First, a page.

This chapter focuses on the Domain Name System (DNS), a service that translates human-readable domain names such as www.mommabears.com to IP addresses such as 10.245.43.5, and vice versa. DNS is a distributed database; each server has its own delegated zone of authority for one or more domains.
The DNS service associated with RHEL is the Berkeley Internet Name Domain (BIND). In this chapter, you'll learn how to edit and modify BIND configuration files to create authoritative DNS servers as well as slave and caching servers.
Once configured, there are a number of BIND utilities that can help find the systems on the local network as well as those on any other connected network, including the Internet.
|On the Job|| |
If you're interested in Dynamic DNS and Linux, one place to start is the Secure Dynamic DNS HOWTO from the Internet Engineering Task Force, at http://ops.ietf.org/dns/dynupd/secure-ddns-howto.html.
More Network Services
Both Red Hat exams require that you configure a Linux workstation as a client on a network. On a network with Linux computers, that naturally includes using DNS clients and servers.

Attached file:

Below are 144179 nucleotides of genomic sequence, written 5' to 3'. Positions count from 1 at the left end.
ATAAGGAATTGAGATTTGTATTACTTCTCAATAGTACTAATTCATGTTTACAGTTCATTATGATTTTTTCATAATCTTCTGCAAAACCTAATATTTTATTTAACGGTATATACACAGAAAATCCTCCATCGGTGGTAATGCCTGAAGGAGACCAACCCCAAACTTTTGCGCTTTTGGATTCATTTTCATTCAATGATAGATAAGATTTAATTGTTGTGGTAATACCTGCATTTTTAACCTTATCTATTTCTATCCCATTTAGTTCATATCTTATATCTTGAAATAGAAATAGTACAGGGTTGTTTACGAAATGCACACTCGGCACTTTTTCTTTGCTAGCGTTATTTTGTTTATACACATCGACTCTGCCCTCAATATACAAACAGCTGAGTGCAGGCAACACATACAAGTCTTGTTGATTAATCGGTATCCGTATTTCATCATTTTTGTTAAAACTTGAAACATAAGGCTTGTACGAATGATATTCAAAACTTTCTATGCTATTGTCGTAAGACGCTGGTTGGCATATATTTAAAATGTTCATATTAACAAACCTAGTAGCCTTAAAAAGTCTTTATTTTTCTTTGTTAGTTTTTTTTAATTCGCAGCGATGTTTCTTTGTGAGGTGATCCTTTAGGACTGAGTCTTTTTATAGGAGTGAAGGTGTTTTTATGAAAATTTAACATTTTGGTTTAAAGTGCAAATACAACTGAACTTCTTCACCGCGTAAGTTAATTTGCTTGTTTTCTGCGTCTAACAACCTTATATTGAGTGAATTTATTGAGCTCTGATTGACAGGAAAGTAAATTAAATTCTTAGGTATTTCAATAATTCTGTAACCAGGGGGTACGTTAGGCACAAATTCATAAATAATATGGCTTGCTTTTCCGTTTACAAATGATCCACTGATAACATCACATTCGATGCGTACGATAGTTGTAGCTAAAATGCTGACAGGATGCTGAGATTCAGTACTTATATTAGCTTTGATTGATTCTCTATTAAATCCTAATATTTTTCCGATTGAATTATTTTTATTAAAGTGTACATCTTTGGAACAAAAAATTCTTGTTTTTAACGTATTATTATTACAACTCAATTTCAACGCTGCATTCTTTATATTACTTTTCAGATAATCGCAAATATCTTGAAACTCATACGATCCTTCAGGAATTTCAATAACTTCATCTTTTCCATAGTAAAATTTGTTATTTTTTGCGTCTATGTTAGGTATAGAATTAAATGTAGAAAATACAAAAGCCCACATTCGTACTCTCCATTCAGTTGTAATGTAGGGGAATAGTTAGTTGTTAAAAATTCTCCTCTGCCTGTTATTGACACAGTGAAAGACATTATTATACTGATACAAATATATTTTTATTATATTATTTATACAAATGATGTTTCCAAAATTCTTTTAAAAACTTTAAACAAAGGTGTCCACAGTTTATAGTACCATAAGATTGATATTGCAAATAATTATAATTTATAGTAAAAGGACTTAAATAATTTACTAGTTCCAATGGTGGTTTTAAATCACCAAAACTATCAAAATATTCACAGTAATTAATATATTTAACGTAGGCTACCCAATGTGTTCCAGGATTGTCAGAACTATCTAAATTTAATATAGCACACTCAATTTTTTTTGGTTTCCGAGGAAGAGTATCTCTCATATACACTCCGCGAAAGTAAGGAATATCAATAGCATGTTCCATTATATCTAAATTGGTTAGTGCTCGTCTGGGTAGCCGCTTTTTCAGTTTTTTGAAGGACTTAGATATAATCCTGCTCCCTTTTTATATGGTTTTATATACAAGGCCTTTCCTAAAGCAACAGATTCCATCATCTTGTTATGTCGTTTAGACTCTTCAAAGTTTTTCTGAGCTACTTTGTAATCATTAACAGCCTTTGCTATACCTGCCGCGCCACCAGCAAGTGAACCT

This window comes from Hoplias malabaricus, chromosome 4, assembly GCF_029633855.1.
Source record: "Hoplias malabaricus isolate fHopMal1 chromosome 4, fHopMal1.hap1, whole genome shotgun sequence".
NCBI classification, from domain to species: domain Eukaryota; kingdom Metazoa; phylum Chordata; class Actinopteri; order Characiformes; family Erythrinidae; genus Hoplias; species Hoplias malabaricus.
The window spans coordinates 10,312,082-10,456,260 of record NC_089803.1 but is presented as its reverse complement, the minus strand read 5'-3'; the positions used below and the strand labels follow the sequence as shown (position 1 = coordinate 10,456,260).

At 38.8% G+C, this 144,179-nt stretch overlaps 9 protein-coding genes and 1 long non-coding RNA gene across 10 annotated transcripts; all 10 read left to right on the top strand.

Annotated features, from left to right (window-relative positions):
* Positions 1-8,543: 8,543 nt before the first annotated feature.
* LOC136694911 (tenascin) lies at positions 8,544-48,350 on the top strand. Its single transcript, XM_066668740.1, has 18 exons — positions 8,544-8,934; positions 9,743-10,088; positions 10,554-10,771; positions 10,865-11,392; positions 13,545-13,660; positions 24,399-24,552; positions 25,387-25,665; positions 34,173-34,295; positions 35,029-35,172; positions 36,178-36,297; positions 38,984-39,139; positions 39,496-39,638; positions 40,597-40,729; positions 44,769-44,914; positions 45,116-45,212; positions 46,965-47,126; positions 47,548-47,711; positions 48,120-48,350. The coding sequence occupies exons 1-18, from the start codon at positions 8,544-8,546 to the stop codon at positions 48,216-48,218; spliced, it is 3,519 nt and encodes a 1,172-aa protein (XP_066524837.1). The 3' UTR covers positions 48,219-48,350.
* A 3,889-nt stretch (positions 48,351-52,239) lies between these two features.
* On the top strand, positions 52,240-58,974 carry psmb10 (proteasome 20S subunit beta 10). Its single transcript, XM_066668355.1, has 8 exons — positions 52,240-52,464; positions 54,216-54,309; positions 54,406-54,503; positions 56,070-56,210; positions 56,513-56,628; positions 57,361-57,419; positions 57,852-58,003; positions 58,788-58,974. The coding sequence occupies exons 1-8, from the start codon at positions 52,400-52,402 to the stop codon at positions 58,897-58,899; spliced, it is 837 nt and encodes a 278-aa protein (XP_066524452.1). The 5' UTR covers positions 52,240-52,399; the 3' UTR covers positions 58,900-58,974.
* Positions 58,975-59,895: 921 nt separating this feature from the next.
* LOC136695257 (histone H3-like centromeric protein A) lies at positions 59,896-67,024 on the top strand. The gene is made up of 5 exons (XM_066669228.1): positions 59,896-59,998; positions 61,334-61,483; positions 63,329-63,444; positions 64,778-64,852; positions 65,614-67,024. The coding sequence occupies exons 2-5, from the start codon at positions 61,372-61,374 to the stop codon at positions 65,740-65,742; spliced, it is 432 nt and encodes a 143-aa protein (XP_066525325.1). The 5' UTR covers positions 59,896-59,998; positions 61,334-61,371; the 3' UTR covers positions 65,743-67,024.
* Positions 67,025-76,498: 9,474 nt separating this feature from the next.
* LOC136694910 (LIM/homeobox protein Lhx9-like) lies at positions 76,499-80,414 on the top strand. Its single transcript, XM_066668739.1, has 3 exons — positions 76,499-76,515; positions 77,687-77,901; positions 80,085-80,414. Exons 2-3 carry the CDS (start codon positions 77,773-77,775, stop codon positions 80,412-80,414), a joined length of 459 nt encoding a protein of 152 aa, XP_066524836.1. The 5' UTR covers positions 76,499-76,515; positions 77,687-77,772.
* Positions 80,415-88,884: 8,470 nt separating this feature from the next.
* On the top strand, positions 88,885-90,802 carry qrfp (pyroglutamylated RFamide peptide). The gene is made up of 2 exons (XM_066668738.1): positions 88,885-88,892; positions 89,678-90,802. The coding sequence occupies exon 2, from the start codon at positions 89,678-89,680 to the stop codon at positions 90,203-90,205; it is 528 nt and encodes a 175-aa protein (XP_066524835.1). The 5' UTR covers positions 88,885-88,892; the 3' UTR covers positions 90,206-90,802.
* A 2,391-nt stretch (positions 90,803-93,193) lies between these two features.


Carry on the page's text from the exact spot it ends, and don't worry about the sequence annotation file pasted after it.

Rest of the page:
This chapter may be related to two different items on the Troubleshooting and System Maintenance portion of the RHCT exam:
Diagnose and correct misconfigured networking.
Diagnose and correct host name resolution problems.
It's also related to the following item on the Troubleshooting and System Maintenance portion of the RHCE exam:
Diagnose and correct problems with network services.
This naturally includes DNS. As noted in the Installation and Configuration requirements associated with the RHCE exam, this means being able to
Configure DNS as a caching and a slave name service.
The omission of DNS as a master server in the Red Hat Exam Prep requirements is conspicuous by its absence. As always, Red Hat can change its requirements at any time (even halfway through the RHEL 5 release), so check the Red Hat Exam Prep Web site for the latest information (https://www.redhat.com/training/rhce/examprep.html).
But as the only SELinux targeted setting relates to the overwriting of master zone files, there are very few SELinux issues addressed in this chapter.
Nevertheless, this chapter includes basic instructions for configuring a master DNS server.